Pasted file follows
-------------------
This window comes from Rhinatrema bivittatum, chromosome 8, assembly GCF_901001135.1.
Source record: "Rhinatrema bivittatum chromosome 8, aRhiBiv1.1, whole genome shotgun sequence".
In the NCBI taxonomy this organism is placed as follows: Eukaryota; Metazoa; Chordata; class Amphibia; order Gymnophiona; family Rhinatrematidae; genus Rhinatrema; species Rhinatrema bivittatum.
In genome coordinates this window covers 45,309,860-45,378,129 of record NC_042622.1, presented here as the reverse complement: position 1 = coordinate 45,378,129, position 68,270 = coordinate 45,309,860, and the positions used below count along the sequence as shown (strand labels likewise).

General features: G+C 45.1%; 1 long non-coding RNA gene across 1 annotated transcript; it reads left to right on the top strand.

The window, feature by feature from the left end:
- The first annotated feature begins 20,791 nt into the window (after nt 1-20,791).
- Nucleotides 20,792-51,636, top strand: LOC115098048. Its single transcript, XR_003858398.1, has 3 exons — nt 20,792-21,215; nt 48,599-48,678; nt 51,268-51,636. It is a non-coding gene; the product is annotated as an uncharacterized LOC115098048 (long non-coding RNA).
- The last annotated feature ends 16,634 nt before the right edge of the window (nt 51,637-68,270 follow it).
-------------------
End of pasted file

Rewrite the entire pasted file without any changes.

This window comes from Rhinatrema bivittatum, chromosome 8, assembly GCF_901001135.1.
Source record: "Rhinatrema bivittatum chromosome 8, aRhiBiv1.1, whole genome shotgun sequence".
In the NCBI taxonomy this organism is placed as follows: Eukaryota; Metazoa; Chordata; class Amphibia; order Gymnophiona; family Rhinatrematidae; genus Rhinatrema; species Rhinatrema bivittatum.
In genome coordinates this window covers 45,309,860-45,378,129 of record NC_042622.1, presented here as the reverse complement: position 1 = coordinate 45,378,129, position 68,270 = coordinate 45,309,860, and the positions used below count along the sequence as shown (strand labels likewise).

General features: G+C 45.1%; 1 long non-coding RNA gene across 1 annotated transcript; it reads left to right on the top strand.

The window, feature by feature from the left end:
- The first annotated feature begins 20,791 nt into the window (after nt 1-20,791).
- Nucleotides 20,792-51,636, top strand: LOC115098048. Its single transcript, XR_003858398.1, has 3 exons — nt 20,792-21,215; nt 48,599-48,678; nt 51,268-51,636. It is a non-coding gene; the product is annotated as an uncharacterized LOC115098048 (long non-coding RNA).
- The last annotated feature ends 16,634 nt before the right edge of the window (nt 51,637-68,270 follow it).